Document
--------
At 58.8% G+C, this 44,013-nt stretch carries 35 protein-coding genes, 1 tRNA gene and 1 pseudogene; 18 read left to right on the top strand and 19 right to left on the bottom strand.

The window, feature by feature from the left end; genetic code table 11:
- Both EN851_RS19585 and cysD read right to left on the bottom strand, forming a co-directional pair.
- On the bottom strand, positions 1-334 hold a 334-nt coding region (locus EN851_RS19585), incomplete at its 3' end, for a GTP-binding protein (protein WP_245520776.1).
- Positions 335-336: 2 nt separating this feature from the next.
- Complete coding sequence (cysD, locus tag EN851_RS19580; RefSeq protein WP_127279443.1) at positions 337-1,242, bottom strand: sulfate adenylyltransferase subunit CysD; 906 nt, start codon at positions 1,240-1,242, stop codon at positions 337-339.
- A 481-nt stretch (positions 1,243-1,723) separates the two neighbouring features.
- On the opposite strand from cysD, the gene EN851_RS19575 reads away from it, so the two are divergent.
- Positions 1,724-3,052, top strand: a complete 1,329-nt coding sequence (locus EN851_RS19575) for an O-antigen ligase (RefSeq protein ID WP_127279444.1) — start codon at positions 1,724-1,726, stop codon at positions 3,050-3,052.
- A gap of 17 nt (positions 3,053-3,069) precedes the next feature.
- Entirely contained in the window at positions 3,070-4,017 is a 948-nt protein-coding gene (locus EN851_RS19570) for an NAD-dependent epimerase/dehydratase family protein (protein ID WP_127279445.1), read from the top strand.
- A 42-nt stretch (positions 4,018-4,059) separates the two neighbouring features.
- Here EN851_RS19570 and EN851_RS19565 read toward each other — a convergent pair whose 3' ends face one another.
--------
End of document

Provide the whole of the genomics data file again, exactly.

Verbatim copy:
At 58.8% G+C, this 44,013-nt stretch carries 35 protein-coding genes, 1 tRNA gene and 1 pseudogene; 18 read left to right on the top strand and 19 right to left on the bottom strand.

The window, feature by feature from the left end; genetic code table 11:
- Both EN851_RS19585 and cysD read right to left on the bottom strand, forming a co-directional pair.
- On the bottom strand, positions 1-334 hold a 334-nt coding region (locus EN851_RS19585), incomplete at its 3' end, for a GTP-binding protein (protein WP_245520776.1).
- Positions 335-336: 2 nt separating this feature from the next.
- Complete coding sequence (cysD, locus tag EN851_RS19580; RefSeq protein WP_127279443.1) at positions 337-1,242, bottom strand: sulfate adenylyltransferase subunit CysD; 906 nt, start codon at positions 1,240-1,242, stop codon at positions 337-339.
- A 481-nt stretch (positions 1,243-1,723) separates the two neighbouring features.
- On the opposite strand from cysD, the gene EN851_RS19575 reads away from it, so the two are divergent.
- Positions 1,724-3,052, top strand: a complete 1,329-nt coding sequence (locus EN851_RS19575) for an O-antigen ligase (RefSeq protein ID WP_127279444.1) — start codon at positions 1,724-1,726, stop codon at positions 3,050-3,052.
- A gap of 17 nt (positions 3,053-3,069) precedes the next feature.
- Entirely contained in the window at positions 3,070-4,017 is a 948-nt protein-coding gene (locus EN851_RS19570) for an NAD-dependent epimerase/dehydratase family protein (protein ID WP_127279445.1), read from the top strand.
- A 42-nt stretch (positions 4,018-4,059) separates the two neighbouring features.
- Here EN851_RS19570 and EN851_RS19565 read toward each other — a convergent pair whose 3' ends face one another.